“the Improvement of my Mind”

MARY “POLLY” STEVENSON (later HEWSON) and Benjamin Franklin continued to correspond with each other when time and circumstances allowed, she at Wanstead and he at Craven Street or abroad. Many of the topics discussed had to do with science, the distillation of sea water for example, or the contents of a book or manuscript Franklin had lent Polly. In a letter of 8 March 1762 Franklin says he cannot complain about not having received a letter from her …

being conscious that by not writing my self I have forfeited all Claim to such Favour; tho’ no Letters give me more Pleasure, and I often wish to hear from you, but Indolence grows upon me with Years, and Writing grows more and more irksome to me. Have you finish’d your Course of Philosophy? No more Doubts, to be resolv’d; no more Questions to ask? If so, you may now be at full Leisure to improve your self in Cards. Adieu my dear Child, and believe me ever Your affectionate Friend

Polly replied:

Wanstead March 10, 1762Dear Sir
. . . . I have not finish’d my Course of Philosophy, nor do I desire to be at full Leisure to improve myself in Cards. I confess you have just Reason to complain of me, and my Indolence merits your severe Rebuke. Your Letter fill’d me with Confusion, and I assure you it will be a Spur to my Industry. The Season is advancing that will admit of my rising early to have some Hours free from Interruption which I shall devote to the Improvement of my Mind. At present, tho’ we live more retir’d, I have less Time to myself: Yet I have not been idle. I have read the Letters you favour’d me with,* and think I understand them. The Clearness of my Preceptor’s Demonstration and Expression appear tho his Words are put into a foreign Language.

* The second edition of Dalibard’s translation of Benjamin Franklin’s Experiments and Observations, published in 1756.

When Franklin learned that Polly was looking for a house nearer to London he forwarded this information to her.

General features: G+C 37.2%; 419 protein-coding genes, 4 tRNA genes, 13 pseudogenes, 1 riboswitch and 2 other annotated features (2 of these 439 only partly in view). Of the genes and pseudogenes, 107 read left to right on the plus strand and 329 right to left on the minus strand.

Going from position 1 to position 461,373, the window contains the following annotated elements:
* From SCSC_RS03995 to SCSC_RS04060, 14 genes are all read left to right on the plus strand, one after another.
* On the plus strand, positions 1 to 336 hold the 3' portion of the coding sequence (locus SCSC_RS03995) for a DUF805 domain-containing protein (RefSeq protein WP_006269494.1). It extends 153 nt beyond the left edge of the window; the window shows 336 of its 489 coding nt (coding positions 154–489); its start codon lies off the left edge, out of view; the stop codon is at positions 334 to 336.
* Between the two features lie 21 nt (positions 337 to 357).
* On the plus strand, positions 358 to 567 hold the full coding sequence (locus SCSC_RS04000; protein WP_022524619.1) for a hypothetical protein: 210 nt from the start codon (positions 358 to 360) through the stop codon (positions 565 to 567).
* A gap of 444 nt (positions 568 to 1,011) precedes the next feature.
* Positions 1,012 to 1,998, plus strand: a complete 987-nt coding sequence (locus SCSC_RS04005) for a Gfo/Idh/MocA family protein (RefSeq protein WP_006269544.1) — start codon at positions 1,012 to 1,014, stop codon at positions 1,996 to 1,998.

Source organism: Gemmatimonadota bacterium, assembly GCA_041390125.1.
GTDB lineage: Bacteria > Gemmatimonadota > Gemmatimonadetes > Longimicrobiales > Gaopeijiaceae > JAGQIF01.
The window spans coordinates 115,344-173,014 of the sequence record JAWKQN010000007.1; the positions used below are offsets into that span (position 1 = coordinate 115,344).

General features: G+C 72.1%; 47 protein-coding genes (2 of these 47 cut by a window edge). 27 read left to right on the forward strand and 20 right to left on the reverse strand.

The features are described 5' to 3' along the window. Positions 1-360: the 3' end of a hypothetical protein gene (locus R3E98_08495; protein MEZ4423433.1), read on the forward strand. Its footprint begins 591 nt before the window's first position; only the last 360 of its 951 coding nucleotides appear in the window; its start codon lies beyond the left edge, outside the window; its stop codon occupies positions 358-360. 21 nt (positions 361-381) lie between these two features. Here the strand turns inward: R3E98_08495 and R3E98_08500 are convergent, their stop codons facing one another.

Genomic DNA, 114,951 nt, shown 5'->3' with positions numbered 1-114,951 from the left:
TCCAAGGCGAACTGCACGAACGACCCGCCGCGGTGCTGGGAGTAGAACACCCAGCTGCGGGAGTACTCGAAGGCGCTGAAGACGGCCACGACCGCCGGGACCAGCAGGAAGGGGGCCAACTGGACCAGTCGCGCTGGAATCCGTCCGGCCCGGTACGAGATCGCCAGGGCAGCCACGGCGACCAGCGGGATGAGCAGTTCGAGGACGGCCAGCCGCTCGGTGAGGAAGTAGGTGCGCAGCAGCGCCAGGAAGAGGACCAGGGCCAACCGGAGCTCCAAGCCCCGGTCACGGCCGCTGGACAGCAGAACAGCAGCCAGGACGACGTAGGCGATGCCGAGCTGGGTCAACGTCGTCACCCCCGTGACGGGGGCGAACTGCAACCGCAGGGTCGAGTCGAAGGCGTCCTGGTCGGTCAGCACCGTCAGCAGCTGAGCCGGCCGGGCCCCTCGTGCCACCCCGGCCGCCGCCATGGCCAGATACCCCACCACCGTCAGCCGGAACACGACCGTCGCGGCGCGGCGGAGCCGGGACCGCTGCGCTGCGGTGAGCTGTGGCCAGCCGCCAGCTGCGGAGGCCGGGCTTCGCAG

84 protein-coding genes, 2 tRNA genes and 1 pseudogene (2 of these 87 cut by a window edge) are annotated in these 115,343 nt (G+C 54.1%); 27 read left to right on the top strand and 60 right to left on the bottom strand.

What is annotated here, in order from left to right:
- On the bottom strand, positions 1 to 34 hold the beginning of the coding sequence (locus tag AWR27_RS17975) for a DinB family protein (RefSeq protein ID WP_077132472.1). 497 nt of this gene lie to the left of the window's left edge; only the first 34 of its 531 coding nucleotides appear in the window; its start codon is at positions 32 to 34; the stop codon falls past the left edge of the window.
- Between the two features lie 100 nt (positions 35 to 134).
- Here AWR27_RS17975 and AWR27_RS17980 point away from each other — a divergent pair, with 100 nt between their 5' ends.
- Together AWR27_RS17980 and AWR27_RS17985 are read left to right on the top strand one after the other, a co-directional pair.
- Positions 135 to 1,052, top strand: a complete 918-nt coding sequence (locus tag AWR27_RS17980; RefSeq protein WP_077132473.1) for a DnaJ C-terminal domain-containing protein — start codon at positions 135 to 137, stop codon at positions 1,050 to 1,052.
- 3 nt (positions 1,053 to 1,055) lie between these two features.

Are you provided with a House? If not, look into Tomorrow’s Daily Advertiser where you will find one to be let at Ealing, which I know and think I could recommend as to the Pleasantness of the Neighbourhood, Roads, &c. if the Description appears such as may make the rest agreable. I know there is a good deal of Garden, and abundance of Room in and about the House.

Here is the ad Franklin refers to:

The Daily Advertiser, May 27, 1762, advertised a “neat convenient House” for lease at Great Ealing in Middlesex Co. The house contained three parlors, four bedrooms, four servants’ rooms, stabling for four horses, and a “Garden wall’d and planted with the best Fruit-Trees, and full cropp’d.”

“From Benjamin Franklin to Mary Stevenson, 8 March 1762,” “To Benjamin Franklin from Mary Stevenson, 10 March 1762,”Founders Online, National Archives, version of January 18, 2019, https://founders.archives.gov/documents/Franklin/01-10-02-0029. [Original source: The Papers of Benjamin Franklin, vol. 10, January 1, 1762, through December 31, 1763, ed. Leonard W. Labaree. New Haven and London: Yale University Press, 1959, pp. 64–66, 84-85.] The photograph is of 36 Craven Street now a museum.

posted February 20th, 2019 by Janet, CATEGORIES: Education, Franklin, Benjamin, Friendship, Hewson, Mary "Polly" Stevenson, London


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